Wednesday, October 05, 2005

Replace The Politics Of Fear With Hope

Ira Chernus, professor of Religious Studies at the University of Colorado, wrote an excellent article at TomPaine about fear and loathing against President Bush. As he correctly asserts, this kind of tactic advances the progressive cause greatly, but only so far. This small excerpt hardly does it justice, but certainly conveys his argument:
Who can deny it? It's an almost physical pleasure to watch George W. Bush's fall from grace. And it's so easy. All you have to do is say, "Bush has botched the war on terrorism. Bush is not keeping us safe from terrorists - or from the terrors of nature." You've already got over half the country with you, and more are jumping on board the anti-Bush train every day. But before we settle in to ride that train to political glory, we ought to consider whether it can really take us to a better future.
. . .

Fear does move public opinion. That's a lesson the anti-Bush forces have learned well. Their nemesis in the White House has turned out, in this way, to be their master teacher. They are using fear most effectively to bring down a presidency built on fear. It's a delicious irony.

It's also a blessing, at least in the short run. A weakened presidency suffers on every front. The privatization of social security is moribund and will soon be pronounced dead on Capitol Hill. Chief Justice Roberts will be bad, but he may not be the Scalia clone that Bush promised his right-wing base. And when was the last time you heard the words "compassionate conservatism"? Though there is plenty to worry about under a weak Bush, it would have been far worse under a strong Bush.

But what price will we pay for this blessing in the long run, if we purchase it with the currency of mounting public fear?

The urge to be safe, to keep fear at bay, is certainly natural and understandable. But after more than half a century in a state of heightened national insecurity, Americans have largely forgotten the other side of the human coin: the urge to be daring, to take chances that can lead to positive change. Insecurity is now in the national bloodstream. That's why anti-Bush campaigns that evoke fear can be so successful. To be successful in the longer term, though, we have to constrict that sense of insecurity, to return it to the more modest place where it belongs, until actual security comes into sight.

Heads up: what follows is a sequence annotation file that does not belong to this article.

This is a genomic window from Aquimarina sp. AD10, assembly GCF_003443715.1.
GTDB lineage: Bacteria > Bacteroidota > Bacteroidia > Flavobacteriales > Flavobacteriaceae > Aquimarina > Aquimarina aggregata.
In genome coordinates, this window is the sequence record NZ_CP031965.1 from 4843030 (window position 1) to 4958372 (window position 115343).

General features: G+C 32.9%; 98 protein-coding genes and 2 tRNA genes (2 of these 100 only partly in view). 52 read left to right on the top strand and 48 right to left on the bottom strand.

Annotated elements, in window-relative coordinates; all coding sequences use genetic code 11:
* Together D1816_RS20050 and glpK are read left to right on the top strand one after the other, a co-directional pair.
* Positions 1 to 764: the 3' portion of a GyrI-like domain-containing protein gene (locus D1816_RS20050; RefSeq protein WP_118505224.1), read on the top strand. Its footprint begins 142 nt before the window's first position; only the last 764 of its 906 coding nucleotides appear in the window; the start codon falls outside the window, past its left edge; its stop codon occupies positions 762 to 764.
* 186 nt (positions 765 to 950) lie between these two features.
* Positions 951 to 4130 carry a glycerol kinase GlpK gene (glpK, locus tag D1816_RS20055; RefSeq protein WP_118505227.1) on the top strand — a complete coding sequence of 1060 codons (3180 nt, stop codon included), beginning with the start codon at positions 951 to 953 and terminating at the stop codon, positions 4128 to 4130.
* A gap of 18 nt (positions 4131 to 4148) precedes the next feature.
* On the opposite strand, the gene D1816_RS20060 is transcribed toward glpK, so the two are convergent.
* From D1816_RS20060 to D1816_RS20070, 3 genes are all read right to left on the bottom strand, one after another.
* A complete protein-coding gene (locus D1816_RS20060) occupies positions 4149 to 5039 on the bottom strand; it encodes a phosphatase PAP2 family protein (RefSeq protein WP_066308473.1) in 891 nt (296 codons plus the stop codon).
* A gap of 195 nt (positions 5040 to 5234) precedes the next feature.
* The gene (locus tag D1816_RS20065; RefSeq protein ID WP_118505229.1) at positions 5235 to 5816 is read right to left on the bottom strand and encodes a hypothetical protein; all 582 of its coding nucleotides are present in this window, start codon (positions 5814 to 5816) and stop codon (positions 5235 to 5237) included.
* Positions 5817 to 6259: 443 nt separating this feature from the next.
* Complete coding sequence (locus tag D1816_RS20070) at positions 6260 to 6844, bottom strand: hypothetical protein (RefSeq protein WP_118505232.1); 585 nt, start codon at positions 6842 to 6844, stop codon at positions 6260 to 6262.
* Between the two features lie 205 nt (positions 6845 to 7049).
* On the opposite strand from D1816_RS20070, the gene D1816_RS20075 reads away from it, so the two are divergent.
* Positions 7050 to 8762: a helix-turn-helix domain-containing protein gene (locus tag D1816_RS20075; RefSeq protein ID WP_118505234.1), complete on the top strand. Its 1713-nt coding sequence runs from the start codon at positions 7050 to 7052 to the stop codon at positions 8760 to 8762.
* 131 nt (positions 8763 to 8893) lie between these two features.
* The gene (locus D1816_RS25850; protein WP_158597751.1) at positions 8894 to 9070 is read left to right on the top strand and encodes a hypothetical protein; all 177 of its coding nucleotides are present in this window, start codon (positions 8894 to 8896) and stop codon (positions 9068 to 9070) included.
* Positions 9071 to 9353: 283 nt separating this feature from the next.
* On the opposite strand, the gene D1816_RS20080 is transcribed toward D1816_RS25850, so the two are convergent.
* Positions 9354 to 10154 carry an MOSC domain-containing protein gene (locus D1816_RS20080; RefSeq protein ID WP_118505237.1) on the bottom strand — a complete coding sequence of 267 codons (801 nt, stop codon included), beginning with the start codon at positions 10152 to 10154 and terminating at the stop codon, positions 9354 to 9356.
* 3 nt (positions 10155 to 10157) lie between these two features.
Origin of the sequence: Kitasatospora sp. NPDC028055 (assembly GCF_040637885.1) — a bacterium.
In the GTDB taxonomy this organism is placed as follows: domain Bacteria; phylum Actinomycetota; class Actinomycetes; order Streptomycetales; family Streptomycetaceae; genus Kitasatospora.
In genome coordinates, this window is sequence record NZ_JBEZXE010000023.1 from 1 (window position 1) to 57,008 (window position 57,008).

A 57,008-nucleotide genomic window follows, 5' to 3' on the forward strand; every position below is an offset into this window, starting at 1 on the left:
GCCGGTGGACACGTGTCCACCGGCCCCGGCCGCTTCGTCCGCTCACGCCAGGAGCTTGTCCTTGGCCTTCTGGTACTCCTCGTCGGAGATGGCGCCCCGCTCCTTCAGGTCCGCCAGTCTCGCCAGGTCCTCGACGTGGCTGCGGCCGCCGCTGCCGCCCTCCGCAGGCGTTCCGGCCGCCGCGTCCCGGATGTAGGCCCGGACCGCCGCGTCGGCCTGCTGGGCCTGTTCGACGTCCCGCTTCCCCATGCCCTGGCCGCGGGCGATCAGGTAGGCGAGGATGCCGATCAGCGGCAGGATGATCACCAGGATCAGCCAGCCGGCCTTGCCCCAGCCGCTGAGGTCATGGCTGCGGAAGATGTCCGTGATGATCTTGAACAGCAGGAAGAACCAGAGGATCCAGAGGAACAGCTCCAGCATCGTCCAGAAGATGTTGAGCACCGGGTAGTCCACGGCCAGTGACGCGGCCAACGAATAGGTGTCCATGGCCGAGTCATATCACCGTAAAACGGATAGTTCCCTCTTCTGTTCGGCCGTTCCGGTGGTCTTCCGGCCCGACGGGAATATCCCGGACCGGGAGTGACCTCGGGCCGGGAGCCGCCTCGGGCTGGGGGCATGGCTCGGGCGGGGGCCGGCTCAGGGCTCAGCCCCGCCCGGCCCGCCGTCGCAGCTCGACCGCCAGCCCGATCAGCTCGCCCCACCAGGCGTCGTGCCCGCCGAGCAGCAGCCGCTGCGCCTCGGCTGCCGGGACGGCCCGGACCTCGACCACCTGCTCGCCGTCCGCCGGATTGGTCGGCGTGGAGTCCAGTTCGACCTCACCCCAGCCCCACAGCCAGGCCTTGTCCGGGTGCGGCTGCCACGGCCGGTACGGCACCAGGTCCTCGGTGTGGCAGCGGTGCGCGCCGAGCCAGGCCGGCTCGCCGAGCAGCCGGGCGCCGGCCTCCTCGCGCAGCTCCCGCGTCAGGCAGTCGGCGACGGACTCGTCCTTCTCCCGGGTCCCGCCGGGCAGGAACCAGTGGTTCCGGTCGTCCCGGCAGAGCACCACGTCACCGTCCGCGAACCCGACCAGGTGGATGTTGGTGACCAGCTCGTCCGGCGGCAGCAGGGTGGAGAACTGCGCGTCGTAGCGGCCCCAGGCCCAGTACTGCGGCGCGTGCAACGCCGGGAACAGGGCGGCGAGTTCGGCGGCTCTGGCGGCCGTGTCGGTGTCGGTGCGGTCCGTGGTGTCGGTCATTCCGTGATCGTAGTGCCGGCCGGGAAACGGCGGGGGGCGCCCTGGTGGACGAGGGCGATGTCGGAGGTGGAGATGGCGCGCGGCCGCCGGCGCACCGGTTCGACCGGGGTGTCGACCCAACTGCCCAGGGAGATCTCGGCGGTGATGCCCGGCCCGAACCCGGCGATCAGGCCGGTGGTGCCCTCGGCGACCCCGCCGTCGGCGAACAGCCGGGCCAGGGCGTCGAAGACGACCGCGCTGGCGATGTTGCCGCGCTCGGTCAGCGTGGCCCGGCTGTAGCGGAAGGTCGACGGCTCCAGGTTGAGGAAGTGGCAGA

. . .

Many demand that our tax dollars be used to fund services and repair damage all over the world. After all, that's actually the best way to begin to protect ourselves from danger. But even that won't work if we do it simply because we are scared. We'll never be safe if we make safety our ultimate goal. We'll be safe only if we let safety be a by-product of a society working together to improve life for everyone.

The best way to be secure is to imagine a genuine politics of hope. Imagine. Unfortunately, when John Lennon said, "It's easy if you try," he was quite wrong. After six decades of our national insecurity state, it's incredibly hard. But it's an effort that anti-Bush forces ought to make. The alternative is, however inadvertently, to reinforce the politics of fear that Bush and his kind thrive on. The belief that danger is everywhere - —that we must have leaders whose great task is to keep us safe -is the one great danger we really do need to protect ourselves against.
Fear, though effective in short-term motivation, can create a demobilizing cycle of phobia and anger. This will not change things, but only keep them as they are. Democrat or Republican alike should appreciate a political philosophy based on hope and change will engender more support than the divisive tactics so far. Hope alone can save us all from the precipice of tyranny.

I only hope America wakes up from this nightmare soon enough to realize that.

2 Comments:

At 1:44 PM GMT-5, Blogger Toby said...

Hi! Interesting post and article. A quote by Ben Franklin comes to mind... "When people give up essential liberties for temporary safety they deserve neither liberty nor safety." And that unfortunately is exactly what you get. No liberty, no safety. But how do you reverse the effects of fear politics? What was given away in a day can take years to get back...

 

At 8:09 PM GMT-5, Anonymous Anonymous said...

Dream on.

 

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